8 Art Basel Booths to Put at the Top of Your List
From an exhibition exploring the colonial histories of Africa to a joint presentation of new works by Bernard Frize, here’s the best of this year’s booths.
Art Basel, the world’s most prominent fair, is back, and we’ve been covering it top to bottom to bring you the 10 best artworks, a breakout star, and several special highlights (here, here, and here). Now we turn our attention to a few of our favorite booths from artnet’s member galleries.
Galerie Max Hetzler is bringing its ‘A’ game to Basel this year. Its booth boasts some of the most important international artists working today, including Günther Förg, Albert Oehlen, and Julian Schnabel. The more frenetic canvases are tempered by a selection of Edmund de Waal‘s “landscapes,” or vitrines containing clusters of objects painted in black matte and gold. Other highlights of the booth include Raymond Hains‘s outsized bronze sculpture of a matchstick, photographs by Thomas Struth, and new work by Adam Pendleton. The gallery is also presenting Mahnmahl-Mahnmal, a plaster-covered installation by the German artist Inge Mahn in the Unlimited section.
Galleries, Booth B10 | Unlimited, U55
For this edition of Art Basel, Sean Kelly Gallery is taking a unique approach to its curated booth with the expansive presentation “Three Generations,” which is comprised of three distinct installations that change over the course of the fair. The first installment features artists born between 1940 and 1959, and includes longtime gallery staples like Marina Abramović, Candida Höfer, Tehching Hsieh, Joseph Kosuth, and Anthony McCall. The second leg, unveiled Thursday and Friday, features mid-career artists like Frank Thiel, James White, and Kehinde Wiley. The final section, on display Saturday and Sunday, highlights the youngest of the gallery’s roster, including artists Hugo McCloud, Landon Metz, Sam Moyer, and Sun Xun.
Galleries, Booth R2
Marianne Boesky’s booth is a multimedia garden of delights, featuring both historical and contemporary works whose juxtaposition encourages new aesthetic dialogues. Pieces from Sardinian artist Maria Lai’s archive are seen alongside contemporary interpretations of texture and material by artists like Donald Moffett, who also employs mixed materials and is averse to the constraints of two-dimensional picture plains.
Galleries, Booth D12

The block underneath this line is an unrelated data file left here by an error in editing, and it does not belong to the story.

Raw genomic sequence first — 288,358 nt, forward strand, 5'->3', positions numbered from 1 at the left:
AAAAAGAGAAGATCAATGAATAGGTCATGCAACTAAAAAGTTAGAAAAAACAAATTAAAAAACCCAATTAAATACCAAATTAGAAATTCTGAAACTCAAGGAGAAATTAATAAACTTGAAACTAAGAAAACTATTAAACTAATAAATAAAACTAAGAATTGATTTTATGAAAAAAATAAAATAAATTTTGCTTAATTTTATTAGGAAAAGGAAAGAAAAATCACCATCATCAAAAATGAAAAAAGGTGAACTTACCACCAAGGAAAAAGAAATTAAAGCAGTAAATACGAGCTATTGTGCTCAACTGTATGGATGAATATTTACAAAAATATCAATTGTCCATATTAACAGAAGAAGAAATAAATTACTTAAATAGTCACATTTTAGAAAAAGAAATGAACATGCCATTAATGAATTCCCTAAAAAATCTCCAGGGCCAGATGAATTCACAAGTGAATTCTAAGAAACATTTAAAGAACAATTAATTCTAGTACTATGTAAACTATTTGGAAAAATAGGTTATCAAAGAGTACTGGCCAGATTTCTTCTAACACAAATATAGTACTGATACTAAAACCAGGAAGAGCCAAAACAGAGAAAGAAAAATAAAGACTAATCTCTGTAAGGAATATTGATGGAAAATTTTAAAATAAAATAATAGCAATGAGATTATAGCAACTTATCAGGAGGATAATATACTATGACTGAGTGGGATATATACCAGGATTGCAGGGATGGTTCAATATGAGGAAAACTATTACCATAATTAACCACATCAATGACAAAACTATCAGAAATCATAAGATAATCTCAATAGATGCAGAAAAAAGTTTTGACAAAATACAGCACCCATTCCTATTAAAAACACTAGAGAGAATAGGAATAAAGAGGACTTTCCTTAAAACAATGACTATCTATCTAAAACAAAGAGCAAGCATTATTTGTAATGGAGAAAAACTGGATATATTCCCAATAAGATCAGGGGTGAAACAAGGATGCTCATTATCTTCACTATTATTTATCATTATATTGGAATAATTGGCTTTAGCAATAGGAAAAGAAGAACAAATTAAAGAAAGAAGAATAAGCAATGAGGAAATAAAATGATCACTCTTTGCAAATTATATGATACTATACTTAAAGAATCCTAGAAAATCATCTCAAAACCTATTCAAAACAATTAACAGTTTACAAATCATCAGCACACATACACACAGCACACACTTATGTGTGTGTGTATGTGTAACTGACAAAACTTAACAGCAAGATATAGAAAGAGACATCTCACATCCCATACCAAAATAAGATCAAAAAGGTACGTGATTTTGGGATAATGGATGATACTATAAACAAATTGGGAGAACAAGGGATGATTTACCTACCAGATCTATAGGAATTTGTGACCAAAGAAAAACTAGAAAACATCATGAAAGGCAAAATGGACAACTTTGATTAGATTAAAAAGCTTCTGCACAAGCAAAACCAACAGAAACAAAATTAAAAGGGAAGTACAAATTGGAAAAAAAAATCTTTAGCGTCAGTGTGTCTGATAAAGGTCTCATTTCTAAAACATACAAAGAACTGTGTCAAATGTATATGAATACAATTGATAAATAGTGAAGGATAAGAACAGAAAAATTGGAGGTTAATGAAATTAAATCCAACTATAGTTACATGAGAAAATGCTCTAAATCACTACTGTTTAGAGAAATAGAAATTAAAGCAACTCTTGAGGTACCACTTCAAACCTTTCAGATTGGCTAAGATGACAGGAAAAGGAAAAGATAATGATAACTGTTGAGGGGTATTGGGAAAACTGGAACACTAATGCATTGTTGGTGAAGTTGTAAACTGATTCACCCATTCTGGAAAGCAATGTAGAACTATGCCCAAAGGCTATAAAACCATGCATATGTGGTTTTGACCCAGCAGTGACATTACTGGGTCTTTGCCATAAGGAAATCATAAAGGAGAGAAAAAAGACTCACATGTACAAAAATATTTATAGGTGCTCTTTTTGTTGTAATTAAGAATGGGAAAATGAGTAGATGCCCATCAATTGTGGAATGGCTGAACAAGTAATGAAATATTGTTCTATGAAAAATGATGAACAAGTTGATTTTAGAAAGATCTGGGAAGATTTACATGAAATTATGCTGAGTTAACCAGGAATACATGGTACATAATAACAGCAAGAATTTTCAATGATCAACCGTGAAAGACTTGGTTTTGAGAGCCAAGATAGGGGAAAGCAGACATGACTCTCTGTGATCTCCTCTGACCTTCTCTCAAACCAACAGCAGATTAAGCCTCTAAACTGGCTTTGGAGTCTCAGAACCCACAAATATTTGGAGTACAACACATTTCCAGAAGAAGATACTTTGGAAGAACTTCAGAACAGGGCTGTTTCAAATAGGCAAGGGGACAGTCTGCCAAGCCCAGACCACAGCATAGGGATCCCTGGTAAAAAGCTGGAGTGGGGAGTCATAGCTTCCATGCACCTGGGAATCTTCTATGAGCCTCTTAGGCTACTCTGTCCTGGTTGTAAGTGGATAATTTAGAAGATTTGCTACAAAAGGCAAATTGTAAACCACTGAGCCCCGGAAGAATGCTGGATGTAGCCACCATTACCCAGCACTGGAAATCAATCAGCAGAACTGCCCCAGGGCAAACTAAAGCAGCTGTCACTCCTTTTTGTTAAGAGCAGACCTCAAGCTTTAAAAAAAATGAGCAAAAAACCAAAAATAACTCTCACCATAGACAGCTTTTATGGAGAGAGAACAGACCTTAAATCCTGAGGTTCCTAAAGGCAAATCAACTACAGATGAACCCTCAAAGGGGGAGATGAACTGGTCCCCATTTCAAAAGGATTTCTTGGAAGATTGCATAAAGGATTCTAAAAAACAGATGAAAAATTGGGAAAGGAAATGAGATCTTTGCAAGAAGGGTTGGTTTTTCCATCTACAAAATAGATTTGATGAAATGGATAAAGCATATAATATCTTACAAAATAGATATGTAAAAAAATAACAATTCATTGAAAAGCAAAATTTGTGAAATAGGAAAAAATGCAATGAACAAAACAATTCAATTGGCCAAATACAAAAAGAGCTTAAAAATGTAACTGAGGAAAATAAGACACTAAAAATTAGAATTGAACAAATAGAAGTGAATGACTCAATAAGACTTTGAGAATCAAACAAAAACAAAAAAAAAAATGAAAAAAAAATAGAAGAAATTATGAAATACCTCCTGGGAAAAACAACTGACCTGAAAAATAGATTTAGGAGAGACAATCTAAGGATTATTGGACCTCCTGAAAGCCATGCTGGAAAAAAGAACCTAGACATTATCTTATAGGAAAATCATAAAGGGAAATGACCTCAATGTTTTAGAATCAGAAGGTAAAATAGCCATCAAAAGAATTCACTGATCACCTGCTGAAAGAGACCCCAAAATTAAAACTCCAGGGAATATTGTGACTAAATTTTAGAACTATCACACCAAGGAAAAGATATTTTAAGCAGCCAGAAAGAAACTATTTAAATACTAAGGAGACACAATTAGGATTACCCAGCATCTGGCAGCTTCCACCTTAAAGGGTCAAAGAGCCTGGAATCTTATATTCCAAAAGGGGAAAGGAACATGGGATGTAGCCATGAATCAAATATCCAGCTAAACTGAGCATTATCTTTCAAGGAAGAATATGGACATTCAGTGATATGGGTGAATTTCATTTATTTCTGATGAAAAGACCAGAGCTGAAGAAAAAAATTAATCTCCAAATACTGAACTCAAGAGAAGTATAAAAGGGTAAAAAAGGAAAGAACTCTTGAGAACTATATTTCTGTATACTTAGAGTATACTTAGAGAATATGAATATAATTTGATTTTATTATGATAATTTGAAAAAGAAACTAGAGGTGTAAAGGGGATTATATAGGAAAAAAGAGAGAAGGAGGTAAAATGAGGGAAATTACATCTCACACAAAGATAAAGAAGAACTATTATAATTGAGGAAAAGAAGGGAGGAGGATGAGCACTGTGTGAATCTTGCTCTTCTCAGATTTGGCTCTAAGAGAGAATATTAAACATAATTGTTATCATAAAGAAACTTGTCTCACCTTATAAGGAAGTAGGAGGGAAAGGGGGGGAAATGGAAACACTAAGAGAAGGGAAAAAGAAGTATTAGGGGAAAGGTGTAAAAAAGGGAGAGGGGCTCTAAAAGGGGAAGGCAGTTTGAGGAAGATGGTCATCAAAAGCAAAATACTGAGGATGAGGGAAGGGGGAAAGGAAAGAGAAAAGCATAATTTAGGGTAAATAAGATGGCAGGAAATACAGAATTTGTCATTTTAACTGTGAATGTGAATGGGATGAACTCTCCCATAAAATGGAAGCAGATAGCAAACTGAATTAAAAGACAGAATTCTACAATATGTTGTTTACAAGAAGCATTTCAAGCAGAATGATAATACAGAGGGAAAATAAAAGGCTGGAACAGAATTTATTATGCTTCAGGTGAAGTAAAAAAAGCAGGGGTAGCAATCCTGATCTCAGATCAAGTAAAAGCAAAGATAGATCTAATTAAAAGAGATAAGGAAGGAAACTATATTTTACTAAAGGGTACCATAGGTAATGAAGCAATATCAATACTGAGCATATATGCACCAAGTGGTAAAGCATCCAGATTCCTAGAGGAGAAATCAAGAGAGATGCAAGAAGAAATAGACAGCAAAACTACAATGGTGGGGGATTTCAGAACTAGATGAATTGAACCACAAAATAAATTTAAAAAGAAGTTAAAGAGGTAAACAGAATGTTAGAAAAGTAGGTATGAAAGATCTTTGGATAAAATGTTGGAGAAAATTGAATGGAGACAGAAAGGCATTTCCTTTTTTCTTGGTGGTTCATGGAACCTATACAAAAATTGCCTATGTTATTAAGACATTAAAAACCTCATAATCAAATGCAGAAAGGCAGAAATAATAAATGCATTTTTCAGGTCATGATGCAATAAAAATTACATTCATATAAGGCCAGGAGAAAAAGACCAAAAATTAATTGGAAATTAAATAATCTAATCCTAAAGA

After a successful collaboration at last year’s fair showing the work of Hans Hartung, powerhouse galleries Simon Lee and Perrotin partner up again this year for a joint presentation of new works by French abstract painter Bernard Frize. Situated in a vestibule at one end of the hall, the two galleries’ booth is spread across two floors. The Frize exhibition is contained in a small room on the lower level, while other pieces—works from Simon Lee artists like Eric N. Mack and George Condo and Perrotin artists Daniel Arsham and Claire Tabouret—are arranged throughout the large space. Frize currently has a solo show up at Simon Lee’s London space and will be the subject of a major retrospective opening at the Musée National d’art Moderne, Centre Pompidou in Paris next year.
Galleries, Booths M25 and M26
Not far away, Berlin-based dealer Thomas Schulte returns to Art Basel with a selection of works from roster artists such as Gordon Matta-Clark, Michael Müller, and Leunora Salihu. Highlights include a new pair of colorful, graphic canvases from Jonathan Lasker; twisted and rolled-up oil-on-aluminum sculptures by Angela de la Cruz; and a handful of dripping Waterfall paintings from Pat Steir (who also has a solo exhibition on view at the gallery now).
Galleries, Booth M16
Goodman Gallery, based in South Africa, presents a series of works that “grapples with colonial histories,” largely featuring the work of artists from the continent and its diaspora. For instance, an installation by Grada Kilomba features a pile of soil, sugar, coffee, cocoa, and chocolate on the gallery floor—a memorial to the black laborers on plantations. Elsewhere, a new work by Yinka Shonibare MBE, titled General of Tivoli (2018), combines classical sculpture with patterned African garments to subvert the symbols of colonial power. Three of the gallery’s artists are also included in fair’s Unlimited exhibition platform—Candice Breitz, Alfredo Jaar, and Mikhael Subotzky (who presents a collaborative project with Patrick Waterhouse).
Galleries, Unlimited, Booth R12
Galerie Karsten Greve returns to Basel with a lineup of works by some big names: Joel Shapiro, Giorgio Morandi, Jean Dubuffet, and Lucio Fontana, to name a few. Be sure not to miss Louise Bourgeois’s offerings—two figurative sculptures done in the early 2000s and a mysterious 1946 painting of a young woman holding a bouquet of flowers before a workbench that seems to be propped up by an owl.
Galleries, Booth G1
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